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All the books. In my face.

Currently reading

The Blinding Knife
Brent Weeks
Logic: An Introduction to Elementary Logic
Wilfrid Hodges
First Steps In Music Theory
Eric Taylor
The AB Guide to Music Theory: Part I
Eric Taylor
Fast Ships, Black Sails
Garth Nix, Eric Flint, Dave Freer, Carrie Vaughn, Howard Waldrop, Michael Moorcock, Jeff VanderMeer, Brendan Connell, Kage Baker, Sarah Monette, Conrad Williams, Elizabeth Bear, Steve Aylett, Rhys Hughes, Jayme Lynn Blaschke, Rachel Swirsky, Kelly Barnhill, Scott Altmann,
British Sign Language
Paul Redfern, Nicholas Callow, Laraine Callow
Being a Quaker
Geoffrey Durham
Shadow Unit 2
Emma Bull, Elizabeth Bear, Amanda Downum, Sarah Monette, Kyle Cassidy

Oranges Are Not The Only Fruit

Oranges Are Not The Only Fruit - Jeanette Winterson Oranges is a semi-autobiographical novel, about a girl, Jeanette, adopted by a fervently evangelist christian in northern england. Her mother teaches her to read using the bible, on only sends her to school reluctantly when the authorities interfere. Jeanette also carries her mothers faith, and is alternately set on becoming a preacher, or a missionary as her mother wishes. Until, that is, Jeanette tries to explain to her mother that she's in love with another girl.

Jeanette's 'unnatural passions' fail to respond to exorcism, jeanette vows to give it up and bury herself in her church work, but eventually she falls in love again. In the end it results in alienation from her church and her family.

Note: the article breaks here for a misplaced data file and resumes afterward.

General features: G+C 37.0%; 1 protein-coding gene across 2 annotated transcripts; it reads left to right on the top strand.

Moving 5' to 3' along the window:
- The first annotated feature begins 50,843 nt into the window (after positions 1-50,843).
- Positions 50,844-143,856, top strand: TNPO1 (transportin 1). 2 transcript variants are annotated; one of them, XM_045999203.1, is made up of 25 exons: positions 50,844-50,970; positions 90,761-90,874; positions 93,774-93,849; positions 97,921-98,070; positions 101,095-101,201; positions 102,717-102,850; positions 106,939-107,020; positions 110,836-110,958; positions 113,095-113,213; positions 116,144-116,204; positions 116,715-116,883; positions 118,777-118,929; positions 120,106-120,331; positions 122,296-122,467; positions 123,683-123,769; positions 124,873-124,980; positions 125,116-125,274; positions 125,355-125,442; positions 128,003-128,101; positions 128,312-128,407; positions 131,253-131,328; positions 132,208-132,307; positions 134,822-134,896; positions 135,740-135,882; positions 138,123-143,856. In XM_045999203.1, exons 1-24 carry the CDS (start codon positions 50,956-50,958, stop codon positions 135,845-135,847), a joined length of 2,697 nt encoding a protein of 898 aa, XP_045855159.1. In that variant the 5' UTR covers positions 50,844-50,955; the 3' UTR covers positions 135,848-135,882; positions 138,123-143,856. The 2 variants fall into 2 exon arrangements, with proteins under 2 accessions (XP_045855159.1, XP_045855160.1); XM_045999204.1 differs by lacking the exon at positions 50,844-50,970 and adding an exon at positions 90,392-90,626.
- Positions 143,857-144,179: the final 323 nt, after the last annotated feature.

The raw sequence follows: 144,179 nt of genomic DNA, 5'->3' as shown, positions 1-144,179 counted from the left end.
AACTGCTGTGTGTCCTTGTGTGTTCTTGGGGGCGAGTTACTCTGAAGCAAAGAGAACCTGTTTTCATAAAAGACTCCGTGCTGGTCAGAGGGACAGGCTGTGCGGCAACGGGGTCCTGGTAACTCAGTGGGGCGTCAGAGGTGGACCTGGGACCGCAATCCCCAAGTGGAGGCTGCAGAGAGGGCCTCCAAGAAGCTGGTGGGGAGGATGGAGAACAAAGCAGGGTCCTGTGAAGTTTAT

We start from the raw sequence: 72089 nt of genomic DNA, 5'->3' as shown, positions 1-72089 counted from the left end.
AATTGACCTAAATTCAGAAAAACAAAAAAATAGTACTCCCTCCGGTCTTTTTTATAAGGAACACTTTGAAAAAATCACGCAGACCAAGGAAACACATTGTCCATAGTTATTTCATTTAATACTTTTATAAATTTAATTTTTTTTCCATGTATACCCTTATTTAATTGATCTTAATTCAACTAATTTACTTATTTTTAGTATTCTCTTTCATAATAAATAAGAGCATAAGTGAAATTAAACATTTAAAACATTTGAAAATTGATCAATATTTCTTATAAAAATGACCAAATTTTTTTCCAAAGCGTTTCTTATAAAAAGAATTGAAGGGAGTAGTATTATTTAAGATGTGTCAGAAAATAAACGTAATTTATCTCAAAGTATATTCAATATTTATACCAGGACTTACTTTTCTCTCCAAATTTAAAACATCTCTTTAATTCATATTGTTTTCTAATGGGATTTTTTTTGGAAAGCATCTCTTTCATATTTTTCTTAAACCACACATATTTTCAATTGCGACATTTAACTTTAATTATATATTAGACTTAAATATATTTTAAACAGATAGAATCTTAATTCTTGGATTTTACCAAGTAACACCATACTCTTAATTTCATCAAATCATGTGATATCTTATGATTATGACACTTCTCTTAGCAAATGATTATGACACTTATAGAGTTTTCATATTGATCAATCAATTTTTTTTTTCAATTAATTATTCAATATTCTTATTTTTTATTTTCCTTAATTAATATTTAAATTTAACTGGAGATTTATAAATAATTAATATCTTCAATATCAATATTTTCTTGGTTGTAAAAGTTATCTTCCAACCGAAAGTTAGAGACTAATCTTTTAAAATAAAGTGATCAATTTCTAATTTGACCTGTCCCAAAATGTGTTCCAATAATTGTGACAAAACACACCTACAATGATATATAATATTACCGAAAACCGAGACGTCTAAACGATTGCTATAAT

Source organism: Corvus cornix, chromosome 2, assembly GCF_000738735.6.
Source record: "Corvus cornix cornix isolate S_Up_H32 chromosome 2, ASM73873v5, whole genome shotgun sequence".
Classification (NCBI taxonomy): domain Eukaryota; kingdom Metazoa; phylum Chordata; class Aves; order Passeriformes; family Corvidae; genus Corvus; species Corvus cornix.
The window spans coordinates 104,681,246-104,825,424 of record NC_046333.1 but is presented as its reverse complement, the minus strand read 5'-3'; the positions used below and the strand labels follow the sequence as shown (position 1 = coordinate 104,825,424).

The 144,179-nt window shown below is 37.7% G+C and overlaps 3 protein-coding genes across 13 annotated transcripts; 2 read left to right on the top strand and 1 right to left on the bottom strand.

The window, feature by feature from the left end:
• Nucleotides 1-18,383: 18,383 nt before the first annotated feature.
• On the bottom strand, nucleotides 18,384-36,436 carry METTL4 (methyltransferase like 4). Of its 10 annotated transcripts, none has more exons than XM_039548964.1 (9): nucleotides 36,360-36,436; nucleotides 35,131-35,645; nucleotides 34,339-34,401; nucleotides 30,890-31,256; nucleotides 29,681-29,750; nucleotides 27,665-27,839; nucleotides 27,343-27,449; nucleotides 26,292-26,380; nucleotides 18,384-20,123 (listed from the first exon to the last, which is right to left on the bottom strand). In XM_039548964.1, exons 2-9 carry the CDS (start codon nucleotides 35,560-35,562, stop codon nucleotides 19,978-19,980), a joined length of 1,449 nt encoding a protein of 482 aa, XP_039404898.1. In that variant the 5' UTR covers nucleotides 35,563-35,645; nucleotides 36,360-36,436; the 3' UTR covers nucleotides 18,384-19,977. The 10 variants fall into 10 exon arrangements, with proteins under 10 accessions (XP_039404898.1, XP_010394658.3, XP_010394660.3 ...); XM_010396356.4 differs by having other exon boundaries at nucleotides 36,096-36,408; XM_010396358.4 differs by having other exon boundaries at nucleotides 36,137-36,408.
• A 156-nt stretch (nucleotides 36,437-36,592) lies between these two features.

Jeanettes first person narrative is a very cool rollercoaster read of ups and downs, and at times dipping into the wierdly surreal, as Jeanette is plagued with visions of an orange demon. Jeanettes internal voice often runs off at a tangent to the plot line, but stick with it, it's always got something meaningful to ponder.

I think any gay or lesbian can find something to relate to in this book, whether you grew up in a religious family or not, the opinions of other people always surround us and try to tell us what is right or wrong. When ultimately it's your own beliefs, (and your own personal relationship with G-d - if you're that way inclined) that matters more in determining who you are.

The best thing about this book, for me, was that Jeanette never lost her belief in G-d, she lost a little of her fervour over time, but she never felt that her religion and her sexuality couldn't be reconciled. She never questioned that this was the way G-d had made her, it was the interference from others of her religion that complicated things.

Highly recommended.